Disruption and commoditization of the proppant industry
What was once an exclusive, niche industry, providing essential materials used for oil and gas well completions, the proppant industry has undergone substantial and sometimes abrupt changes within the past 10 years. The greatest changes have been in the last five years.
In the not-too-distant past, high-quality proppant resource deposits were explored, mined and washed meticulously, and screened precisely into specific mesh sizes, such as 12/20, 16/30, 20/40 and 30/50. They were tested rigorously before, and after, being delivered to onshore and offshore well locations.
For states such as Wisconsin, Illinois and Georgia, which supplied a majority of the market’s natural frac sand and kaolin feedstock for ceramic proppants, the deposits were not located near the oil and gas plays. Therefore, most frac sands and man-made proppants, including resin-coated and ceramic proppants, were delivered by railcars to increasingly large and sophisticated bulk terminals near oil and gas fields.
The supply industry, being mostly privately held, focused on long-term sustainability and market diversity while experiencing competitive growth, stable pricing and innovative technological advancements to assist hydraulic fracturing. Due to unconventional wells, drastic changes have occurred not only in proppant demand and supply, but also in the purchasing hierarchy, logistical services, access to capital and the quality expectations regarding today’s proppant.
Generally, weaker oil and gas prices will lead to a wider acceptance of lower cost and lower-quality proppants, to reduce completion costs and preserve cash. Proppant suppliers, service companies and operators have had to become principally focused on cost reduction, and the result is that proppant is now largely commoditized. Proppant suppliers, not unlike those companies in the 1980s and 1990s that established proppant terminals to differentiate themselves, have embarked on establishing new, in-basin sources of sand, as well as last-mile delivery options.
Last-mile offerings also have expanded the opportunity to increasingly sell directly to the operator. Due to the supply surge, new in-basin sources of sand are facing the same pricing pressure as the more traditional proppants. In short, the traditional hierarchy no longer exists, even as the demand volumes of proppant remain at an all-time high. The paradigm has truly shifted.
HISTORICAL OUTLOOK: FROM STABILITY TO DISRUPTION
Whereas hydraulic fracturing’s roots date back to 1947, proppants were increasingly developed and viewed as specialty products in the mid-1970s and 1980s. Geopolitical events (e.g., oil embargo) drove innovation and expansion within the U.S. The first high-strength proppants and resin-coated proppants were introduced in the mid-1970s. As innovation was arguably driven by operator needs, the industry was largely supplied by only a handful of sand, ceramic and resin-coating companies to a few, yet highly capable, service companies. The purchasing hierarchy was firmly established.
With very few exceptions, the hierarchy was operator to service company to proppant supplier. A sophisticated proppant supplier could carefully discuss technical issues with an operator, but proppant prices were rarely, if ever, discussed. The supply and allocation of proppants was the domain of the service company, and the proppant of choice was overwhelmingly 20/40 and coarser sizes.
This model continued relatively unchallenged into the mid-2000s. The early 2000s were the proving ground for shale gas, and it was not until 2002 that the global proppant market first surpassed 4 billion pounds (2 million tons). The development of horizontal drilling and slickwater fracturing completions in unconventional resources led to substantial increases in demand throughout the decade.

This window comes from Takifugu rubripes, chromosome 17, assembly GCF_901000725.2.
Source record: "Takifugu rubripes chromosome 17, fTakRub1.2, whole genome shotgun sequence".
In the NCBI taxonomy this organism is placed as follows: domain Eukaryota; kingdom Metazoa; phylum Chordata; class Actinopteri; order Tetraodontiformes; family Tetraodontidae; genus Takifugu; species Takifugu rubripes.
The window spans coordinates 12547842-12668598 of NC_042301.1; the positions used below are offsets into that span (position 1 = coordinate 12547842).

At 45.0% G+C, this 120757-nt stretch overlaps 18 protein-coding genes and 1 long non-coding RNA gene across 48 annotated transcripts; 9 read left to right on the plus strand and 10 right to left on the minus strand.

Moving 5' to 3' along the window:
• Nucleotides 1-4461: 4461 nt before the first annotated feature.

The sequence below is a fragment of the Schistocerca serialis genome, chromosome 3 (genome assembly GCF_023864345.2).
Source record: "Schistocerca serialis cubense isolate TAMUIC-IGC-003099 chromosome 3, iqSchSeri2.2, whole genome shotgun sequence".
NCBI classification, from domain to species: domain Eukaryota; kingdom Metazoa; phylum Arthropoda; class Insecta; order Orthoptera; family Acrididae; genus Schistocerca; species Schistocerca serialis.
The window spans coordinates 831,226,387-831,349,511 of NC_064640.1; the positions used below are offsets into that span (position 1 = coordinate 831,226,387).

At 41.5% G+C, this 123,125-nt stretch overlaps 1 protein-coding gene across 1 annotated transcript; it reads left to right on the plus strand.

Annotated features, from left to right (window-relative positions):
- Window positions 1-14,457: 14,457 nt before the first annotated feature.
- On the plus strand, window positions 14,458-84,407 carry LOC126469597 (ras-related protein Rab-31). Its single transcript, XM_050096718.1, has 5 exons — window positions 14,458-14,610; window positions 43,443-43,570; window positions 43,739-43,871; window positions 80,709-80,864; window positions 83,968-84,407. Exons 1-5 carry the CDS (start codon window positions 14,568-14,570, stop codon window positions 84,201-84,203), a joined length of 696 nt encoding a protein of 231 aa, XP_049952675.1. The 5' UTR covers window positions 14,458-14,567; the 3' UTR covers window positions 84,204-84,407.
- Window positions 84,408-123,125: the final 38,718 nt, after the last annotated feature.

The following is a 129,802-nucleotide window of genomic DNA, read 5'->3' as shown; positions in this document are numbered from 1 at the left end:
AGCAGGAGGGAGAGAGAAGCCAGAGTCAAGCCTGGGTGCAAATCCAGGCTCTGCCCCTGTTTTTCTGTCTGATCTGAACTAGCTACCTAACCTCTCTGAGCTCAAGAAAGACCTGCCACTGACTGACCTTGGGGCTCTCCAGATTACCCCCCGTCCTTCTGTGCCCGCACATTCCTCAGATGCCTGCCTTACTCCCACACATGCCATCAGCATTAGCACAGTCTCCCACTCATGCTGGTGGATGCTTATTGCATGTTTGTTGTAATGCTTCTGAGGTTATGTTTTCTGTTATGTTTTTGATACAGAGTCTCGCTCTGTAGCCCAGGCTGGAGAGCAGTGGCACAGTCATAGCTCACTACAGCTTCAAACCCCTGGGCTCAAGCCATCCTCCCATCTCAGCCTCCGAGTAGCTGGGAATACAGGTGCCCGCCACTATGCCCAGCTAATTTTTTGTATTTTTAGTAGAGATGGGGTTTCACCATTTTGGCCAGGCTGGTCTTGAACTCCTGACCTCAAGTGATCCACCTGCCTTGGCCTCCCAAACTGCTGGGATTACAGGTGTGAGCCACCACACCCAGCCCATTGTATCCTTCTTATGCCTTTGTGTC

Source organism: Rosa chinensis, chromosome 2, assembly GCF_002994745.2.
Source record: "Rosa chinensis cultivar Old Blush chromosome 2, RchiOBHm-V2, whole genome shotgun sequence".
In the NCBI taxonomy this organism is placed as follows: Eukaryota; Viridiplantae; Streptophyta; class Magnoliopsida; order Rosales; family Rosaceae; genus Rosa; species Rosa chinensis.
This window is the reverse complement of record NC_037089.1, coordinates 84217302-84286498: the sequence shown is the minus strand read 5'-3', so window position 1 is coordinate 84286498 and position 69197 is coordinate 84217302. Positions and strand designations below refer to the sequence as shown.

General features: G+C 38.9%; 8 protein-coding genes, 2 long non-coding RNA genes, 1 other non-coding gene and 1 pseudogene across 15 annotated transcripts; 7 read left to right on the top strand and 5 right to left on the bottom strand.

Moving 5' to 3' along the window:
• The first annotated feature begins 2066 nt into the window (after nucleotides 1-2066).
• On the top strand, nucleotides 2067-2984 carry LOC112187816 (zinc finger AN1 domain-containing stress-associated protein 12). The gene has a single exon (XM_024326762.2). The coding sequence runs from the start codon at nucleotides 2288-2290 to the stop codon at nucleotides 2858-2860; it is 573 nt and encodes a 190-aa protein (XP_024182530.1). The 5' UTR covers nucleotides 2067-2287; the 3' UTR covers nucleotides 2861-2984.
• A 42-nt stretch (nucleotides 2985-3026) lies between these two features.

In part, due to the impact of Hurricanes Rita and Katrina in 2005, the period from 2005 to 2010 was largely a gas-driven industry. Periodic proppant shortages and targeted hydrocarbon type (i.e., natural gas) resulted in operators incorporating finer mesh proppants, such as 40/70 resin-coated sand and 40/80 ceramics, and the wider adoption of alternative grades of sand, such as 30/70 and various types and sources of “100 mesh” sand.
Still, in 2006, a vast majority of proppants was supplied by four primary sand producers, two resin-coating companies and three ceramic proppant manufacturers. By the end of 2010, the number of companies producing frac sand increased to over 40, and the number of resin coaters more than tripled. The proppant market exceeded 38 billion pounds (19 million tons) in 2010, more than 10 times that of 2000.
This decade of exponential growth resulted in new proppant suppliers, service providers, and independent oil and gas companies that were not necessarily bound by the traditional purchasing hierarchy. The combination of proppant price inflation and extensive lead times for specific grades of proppant lead to uncertainty in security of supply.
Several key operators commenced to vertically integrate some of their proppant supply requirements, most notably EOG Resources in Hood County, Texas, in 2007, and Chippewa Falls, Wis., in 2011. Others included Southwestern Energy’s DeSoto Sand Plant north of Little Rock, Ark., in 2009, and Pioneer Natural Resources’ acquisition of multiple facilities from Carmeuse Industrial Sands in early 2012.
Meanwhile, select new service companies were not opposed to this initial self-sourcing trend, as it allowed them to focus available capital on their pressure pumping services. Newly established sand producers and international ceramic proppant brokers were also not bound by the traditional supply chain. One can argue that the proppant industry increasingly became contract, as opposed to relationship, based.
The 2010s continued to usher in disruptive change. In 2012, the first publicly held frac sand companies emerged. This resulted in a lifting-of-the-veil, so to speak, on the largest proppant segment. Sand became a Wall Street sensation, while the industry adapted to more of a liquid-driven industry, as oil prices surged to over $80/bbl and even $100/bbl.
Proppant demand for all types surged, including Chinese proppant imports to the U.S. and Canada. In 2014, total proppant demand surpassed 100 billion pounds for the first time in history, as 135.5 billion pounds (67.75 million tons) were supplied. In part, due to 20/40 sand and ceramic shortages, operators expanded the use of finer-mesh 40/70 and 100-mesh sands in slickwater and hybrid completions in liquid applications. Substantial capital swelled into the industry to expand all types of proppant capacity.
The 2015-2016 period will be remembered as the first two-year industry recession to impact the industry in over two decades. In February 2016, WTI oil price retracted to just over $30/bbl, the lowest monthly oil price since April 2004. Premium ceramic and resin-coated proppants were impacted the greatest, as demand fell to 2010 and prior levels. Sand fared better, in terms of total volumes supplied, but all proppant types were discounted to levels not seen since the mid-1980s.